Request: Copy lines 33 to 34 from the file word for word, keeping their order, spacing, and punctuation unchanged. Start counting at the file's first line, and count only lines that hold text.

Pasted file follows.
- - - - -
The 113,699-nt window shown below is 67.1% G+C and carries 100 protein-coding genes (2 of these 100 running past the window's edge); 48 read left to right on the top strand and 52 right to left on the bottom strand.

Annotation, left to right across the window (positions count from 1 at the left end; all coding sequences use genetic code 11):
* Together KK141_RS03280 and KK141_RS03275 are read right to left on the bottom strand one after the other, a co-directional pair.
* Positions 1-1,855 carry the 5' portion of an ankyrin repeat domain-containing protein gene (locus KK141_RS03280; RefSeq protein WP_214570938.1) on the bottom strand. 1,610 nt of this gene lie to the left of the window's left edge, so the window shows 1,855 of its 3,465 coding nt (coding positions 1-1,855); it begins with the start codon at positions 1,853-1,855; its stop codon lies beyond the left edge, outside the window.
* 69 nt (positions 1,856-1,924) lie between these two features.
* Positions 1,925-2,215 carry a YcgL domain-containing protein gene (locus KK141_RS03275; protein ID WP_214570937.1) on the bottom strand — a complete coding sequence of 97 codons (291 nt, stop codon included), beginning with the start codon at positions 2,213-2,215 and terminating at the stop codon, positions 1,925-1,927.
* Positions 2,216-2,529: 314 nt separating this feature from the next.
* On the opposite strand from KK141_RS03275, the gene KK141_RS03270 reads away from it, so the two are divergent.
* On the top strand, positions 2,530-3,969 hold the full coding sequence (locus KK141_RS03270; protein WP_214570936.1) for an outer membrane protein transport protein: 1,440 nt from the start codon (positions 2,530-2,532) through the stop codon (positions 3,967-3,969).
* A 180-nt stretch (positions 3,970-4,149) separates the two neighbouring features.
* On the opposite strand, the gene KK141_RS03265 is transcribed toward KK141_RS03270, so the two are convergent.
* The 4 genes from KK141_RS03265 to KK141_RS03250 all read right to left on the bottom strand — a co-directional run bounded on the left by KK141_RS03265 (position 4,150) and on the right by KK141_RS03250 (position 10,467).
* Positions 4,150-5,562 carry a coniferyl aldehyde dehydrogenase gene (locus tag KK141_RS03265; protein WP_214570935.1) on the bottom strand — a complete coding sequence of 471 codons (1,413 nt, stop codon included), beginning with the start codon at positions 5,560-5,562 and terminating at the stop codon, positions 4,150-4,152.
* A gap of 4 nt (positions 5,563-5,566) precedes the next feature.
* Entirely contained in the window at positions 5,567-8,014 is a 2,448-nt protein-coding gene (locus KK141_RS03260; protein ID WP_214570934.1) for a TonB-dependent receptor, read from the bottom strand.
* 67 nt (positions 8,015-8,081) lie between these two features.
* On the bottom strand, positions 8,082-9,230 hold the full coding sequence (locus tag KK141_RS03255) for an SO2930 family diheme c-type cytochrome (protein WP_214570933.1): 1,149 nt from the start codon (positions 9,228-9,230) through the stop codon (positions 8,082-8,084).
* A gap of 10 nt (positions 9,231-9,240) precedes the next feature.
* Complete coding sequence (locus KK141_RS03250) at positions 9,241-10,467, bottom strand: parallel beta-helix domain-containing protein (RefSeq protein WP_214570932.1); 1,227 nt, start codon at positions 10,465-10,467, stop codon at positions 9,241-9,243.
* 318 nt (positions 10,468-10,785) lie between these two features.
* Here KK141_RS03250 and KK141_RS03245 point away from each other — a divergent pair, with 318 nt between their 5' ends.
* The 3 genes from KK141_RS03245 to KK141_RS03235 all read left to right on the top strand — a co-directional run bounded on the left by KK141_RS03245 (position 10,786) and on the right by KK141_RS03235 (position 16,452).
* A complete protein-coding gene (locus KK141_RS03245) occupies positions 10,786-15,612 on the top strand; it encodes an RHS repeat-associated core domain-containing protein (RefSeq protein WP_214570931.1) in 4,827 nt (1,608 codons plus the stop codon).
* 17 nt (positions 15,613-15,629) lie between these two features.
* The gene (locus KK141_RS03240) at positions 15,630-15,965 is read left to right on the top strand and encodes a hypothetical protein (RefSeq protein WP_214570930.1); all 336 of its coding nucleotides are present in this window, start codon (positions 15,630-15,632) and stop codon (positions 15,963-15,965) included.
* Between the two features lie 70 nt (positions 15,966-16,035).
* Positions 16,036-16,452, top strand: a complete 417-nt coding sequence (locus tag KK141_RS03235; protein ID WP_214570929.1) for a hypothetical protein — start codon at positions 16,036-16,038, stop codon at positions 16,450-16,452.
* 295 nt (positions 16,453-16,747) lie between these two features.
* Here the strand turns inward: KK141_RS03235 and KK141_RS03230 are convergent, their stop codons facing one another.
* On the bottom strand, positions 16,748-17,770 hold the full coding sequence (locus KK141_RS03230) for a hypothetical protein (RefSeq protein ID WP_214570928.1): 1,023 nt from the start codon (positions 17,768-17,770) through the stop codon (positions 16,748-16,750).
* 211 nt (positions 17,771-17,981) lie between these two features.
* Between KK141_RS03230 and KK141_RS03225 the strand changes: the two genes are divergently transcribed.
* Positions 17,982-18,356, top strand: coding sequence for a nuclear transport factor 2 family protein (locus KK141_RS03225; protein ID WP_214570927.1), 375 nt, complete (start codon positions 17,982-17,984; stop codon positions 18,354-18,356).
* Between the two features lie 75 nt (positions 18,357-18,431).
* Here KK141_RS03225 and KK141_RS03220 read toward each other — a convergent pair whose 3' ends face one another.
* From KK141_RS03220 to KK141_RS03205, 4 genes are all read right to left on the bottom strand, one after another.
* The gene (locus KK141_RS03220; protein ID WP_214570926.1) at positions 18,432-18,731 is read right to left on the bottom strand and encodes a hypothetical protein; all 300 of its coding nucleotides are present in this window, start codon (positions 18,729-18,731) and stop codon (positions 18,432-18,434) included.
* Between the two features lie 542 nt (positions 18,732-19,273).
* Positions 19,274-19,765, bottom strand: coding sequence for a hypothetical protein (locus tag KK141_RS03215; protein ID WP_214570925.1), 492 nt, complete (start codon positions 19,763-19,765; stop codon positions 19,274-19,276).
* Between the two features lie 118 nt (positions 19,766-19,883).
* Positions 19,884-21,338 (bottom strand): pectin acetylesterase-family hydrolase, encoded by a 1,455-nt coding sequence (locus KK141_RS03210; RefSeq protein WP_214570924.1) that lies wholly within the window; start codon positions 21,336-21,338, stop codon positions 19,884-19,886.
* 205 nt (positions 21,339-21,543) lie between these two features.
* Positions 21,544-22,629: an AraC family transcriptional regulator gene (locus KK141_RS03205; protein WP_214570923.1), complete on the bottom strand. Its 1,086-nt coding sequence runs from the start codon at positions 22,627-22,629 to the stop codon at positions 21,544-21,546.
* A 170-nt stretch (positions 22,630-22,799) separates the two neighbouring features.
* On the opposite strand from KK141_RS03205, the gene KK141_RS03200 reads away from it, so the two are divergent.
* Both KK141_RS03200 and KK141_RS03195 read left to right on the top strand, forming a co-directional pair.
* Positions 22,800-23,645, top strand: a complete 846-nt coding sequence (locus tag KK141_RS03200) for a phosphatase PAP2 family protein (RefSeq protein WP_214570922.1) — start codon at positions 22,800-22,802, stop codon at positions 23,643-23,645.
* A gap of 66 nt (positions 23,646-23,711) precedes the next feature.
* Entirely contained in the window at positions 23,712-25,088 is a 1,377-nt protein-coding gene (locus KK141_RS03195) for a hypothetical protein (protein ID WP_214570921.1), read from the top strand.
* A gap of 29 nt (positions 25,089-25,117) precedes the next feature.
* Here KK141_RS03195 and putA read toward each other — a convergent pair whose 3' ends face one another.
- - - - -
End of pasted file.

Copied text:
* Positions 17,982-18,356, top strand: coding sequence for a nuclear transport factor 2 family protein (locus KK141_RS03225; protein ID WP_214570927.1), 375 nt, complete (start codon positions 17,982-17,984; stop codon positions 18,354-18,356).
* Between the two features lie 75 nt (positions 18,357-18,431).